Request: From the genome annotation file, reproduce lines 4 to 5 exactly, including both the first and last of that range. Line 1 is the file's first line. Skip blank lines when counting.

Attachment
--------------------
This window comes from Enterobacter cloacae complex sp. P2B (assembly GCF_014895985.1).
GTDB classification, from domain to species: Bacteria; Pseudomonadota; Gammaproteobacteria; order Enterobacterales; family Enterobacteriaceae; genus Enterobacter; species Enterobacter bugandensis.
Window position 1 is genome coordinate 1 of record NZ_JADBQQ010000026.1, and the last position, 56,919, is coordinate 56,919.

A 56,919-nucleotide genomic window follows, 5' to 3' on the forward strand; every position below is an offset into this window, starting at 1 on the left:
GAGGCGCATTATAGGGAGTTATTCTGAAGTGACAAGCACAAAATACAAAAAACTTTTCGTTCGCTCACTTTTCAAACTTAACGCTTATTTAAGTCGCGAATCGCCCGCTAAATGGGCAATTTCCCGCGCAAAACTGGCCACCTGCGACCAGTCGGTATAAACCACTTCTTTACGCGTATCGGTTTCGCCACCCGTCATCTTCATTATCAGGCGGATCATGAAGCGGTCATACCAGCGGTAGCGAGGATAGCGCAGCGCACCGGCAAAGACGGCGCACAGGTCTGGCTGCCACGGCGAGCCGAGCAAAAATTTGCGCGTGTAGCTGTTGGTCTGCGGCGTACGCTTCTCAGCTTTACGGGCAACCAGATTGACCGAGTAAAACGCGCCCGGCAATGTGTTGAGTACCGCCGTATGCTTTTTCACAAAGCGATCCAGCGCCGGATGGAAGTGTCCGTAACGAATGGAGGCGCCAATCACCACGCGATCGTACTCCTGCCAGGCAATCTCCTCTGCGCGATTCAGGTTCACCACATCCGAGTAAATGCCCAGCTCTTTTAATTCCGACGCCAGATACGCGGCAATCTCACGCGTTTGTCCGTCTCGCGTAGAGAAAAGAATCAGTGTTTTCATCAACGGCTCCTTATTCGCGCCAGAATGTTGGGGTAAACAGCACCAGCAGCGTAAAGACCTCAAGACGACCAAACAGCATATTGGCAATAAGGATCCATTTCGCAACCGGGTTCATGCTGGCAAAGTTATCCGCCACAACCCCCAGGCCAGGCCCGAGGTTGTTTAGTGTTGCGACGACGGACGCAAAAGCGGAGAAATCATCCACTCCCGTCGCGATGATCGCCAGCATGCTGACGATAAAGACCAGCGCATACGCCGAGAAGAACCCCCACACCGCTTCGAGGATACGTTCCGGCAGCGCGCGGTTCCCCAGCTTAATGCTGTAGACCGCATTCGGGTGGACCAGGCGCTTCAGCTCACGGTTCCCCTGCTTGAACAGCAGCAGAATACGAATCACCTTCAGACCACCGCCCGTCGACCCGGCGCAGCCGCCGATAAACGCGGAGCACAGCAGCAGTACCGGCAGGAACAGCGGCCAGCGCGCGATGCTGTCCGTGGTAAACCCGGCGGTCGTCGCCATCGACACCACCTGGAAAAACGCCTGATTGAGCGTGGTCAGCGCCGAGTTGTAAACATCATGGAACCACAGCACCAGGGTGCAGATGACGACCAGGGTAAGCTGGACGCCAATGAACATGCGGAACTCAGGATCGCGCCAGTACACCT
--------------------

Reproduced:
A 56,919-nucleotide genomic window follows, 5' to 3' on the forward strand; every position below is an offset into this window, starting at 1 on the left:
GAGGCGCATTATAGGGAGTTATTCTGAAGTGACAAGCACAAAATACAAAAAACTTTTCGTTCGCTCACTTTTCAAACTTAACGCTTATTTAAGTCGCGAATCGCCCGCTAAATGGGCAATTTCCCGCGCAAAACTGGCCACCTGCGACCAGTCGGTATAAACCACTTCTTTACGCGTATCGGTTTCGCCACCCGTCATCTTCATTATCAGGCGGATCATGAAGCGGTCATACCAGCGGTAGCGAGGATAGCGCAGCGCACCGGCAAAGACGGCGCACAGGTCTGGCTGCCACGGCGAGCCGAGCAAAAATTTGCGCGTGTAGCTGTTGGTCTGCGGCGTACGCTTCTCAGCTTTACGGGCAACCAGATTGACCGAGTAAAACGCGCCCGGCAATGTGTTGAGTACCGCCGTATGCTTTTTCACAAAGCGATCCAGCGCCGGATGGAAGTGTCCGTAACGAATGGAGGCGCCAATCACCACGCGATCGTACTCCTGCCAGGCAATCTCCTCTGCGCGATTCAGGTTCACCACATCCGAGTAAATGCCCAGCTCTTTTAATTCCGACGCCAGATACGCGGCAATCTCACGCGTTTGTCCGTCTCGCGTAGAGAAAAGAATCAGTGTTTTCATCAACGGCTCCTTATTCGCGCCAGAATGTTGGGGTAAACAGCACCAGCAGCGTAAAGACCTCAAGACGACCAAACAGCATATTGGCAATAAGGATCCATTTCGCAACCGGGTTCATGCTGGCAAAGTTATCCGCCACAACCCCCAGGCCAGGCCCGAGGTTGTTTAGTGTTGCGACGACGGACGCAAAAGCGGAGAAATCATCCACTCCCGTCGCGATGATCGCCAGCATGCTGACGATAAAGACCAGCGCATACGCCGAGAAGAACCCCCACACCGCTTCGAGGATACGTTCCGGCAGCGCGCGGTTCCCCAGCTTAATGCTGTAGACCGCATTCGGGTGGACCAGGCGCTTCAGCTCACGGTTCCCCTGCTTGAACAGCAGCAGAATACGAATCACCTTCAGACCACCGCCCGTCGACCCGGCGCAGCCGCCGATAAACGCGGAGCACAGCAGCAGTACCGGCAGGAACAGCGGCCAGCGCGCGATGCTGTCCGTGGTAAACCCGGCGGTCGTCGCCATCGACACCACCTGGAAAAACGCCTGATTGAGCGTGGTCAGCGCCGAGTTGTAAACATCATGGAACCACAGCACCAGGGTGCAGATGACGACCAGGGTAAGCTGGACGCCAATGAACATGCGGAACTCAGGATCGCGCCAGTACACCT